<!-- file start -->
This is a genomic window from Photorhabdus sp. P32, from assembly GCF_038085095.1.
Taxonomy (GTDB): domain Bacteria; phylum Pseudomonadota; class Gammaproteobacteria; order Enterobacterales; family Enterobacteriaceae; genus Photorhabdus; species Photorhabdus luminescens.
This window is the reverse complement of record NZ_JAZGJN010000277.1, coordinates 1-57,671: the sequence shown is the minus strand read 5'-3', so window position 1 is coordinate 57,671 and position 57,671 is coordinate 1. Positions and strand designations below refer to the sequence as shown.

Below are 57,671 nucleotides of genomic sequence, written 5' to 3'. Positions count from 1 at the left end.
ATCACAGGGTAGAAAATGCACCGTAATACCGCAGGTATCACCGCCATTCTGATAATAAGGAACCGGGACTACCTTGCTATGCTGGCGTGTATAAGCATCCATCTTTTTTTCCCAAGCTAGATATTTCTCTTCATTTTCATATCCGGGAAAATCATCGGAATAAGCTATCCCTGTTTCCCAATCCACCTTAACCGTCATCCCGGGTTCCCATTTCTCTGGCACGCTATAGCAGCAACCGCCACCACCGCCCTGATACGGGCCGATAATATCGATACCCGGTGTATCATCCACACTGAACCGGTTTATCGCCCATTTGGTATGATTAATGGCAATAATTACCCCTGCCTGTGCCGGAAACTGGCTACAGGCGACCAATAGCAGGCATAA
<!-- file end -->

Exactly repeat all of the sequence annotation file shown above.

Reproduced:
This is a genomic window from Photorhabdus sp. P32, from assembly GCF_038085095.1.
Taxonomy (GTDB): domain Bacteria; phylum Pseudomonadota; class Gammaproteobacteria; order Enterobacterales; family Enterobacteriaceae; genus Photorhabdus; species Photorhabdus luminescens.
This window is the reverse complement of record NZ_JAZGJN010000277.1, coordinates 1-57,671: the sequence shown is the minus strand read 5'-3', so window position 1 is coordinate 57,671 and position 57,671 is coordinate 1. Positions and strand designations below refer to the sequence as shown.

Below are 57,671 nucleotides of genomic sequence, written 5' to 3'. Positions count from 1 at the left end.
ATCACAGGGTAGAAAATGCACCGTAATACCGCAGGTATCACCGCCATTCTGATAATAAGGAACCGGGACTACCTTGCTATGCTGGCGTGTATAAGCATCCATCTTTTTTTCCCAAGCTAGATATTTCTCTTCATTTTCATATCCGGGAAAATCATCGGAATAAGCTATCCCTGTTTCCCAATCCACCTTAACCGTCATCCCGGGTTCCCATTTCTCTGGCACGCTATAGCAGCAACCGCCACCACCGCCCTGATACGGGCCGATAATATCGATACCCGGTGTATCATCCACACTGAACCGGTTTATCGCCCATTTGGTATGATTAATGGCAATAATTACCCCTGCCTGTGCCGGAAACTGGCTACAGGCGACCAATAGCAGGCATAA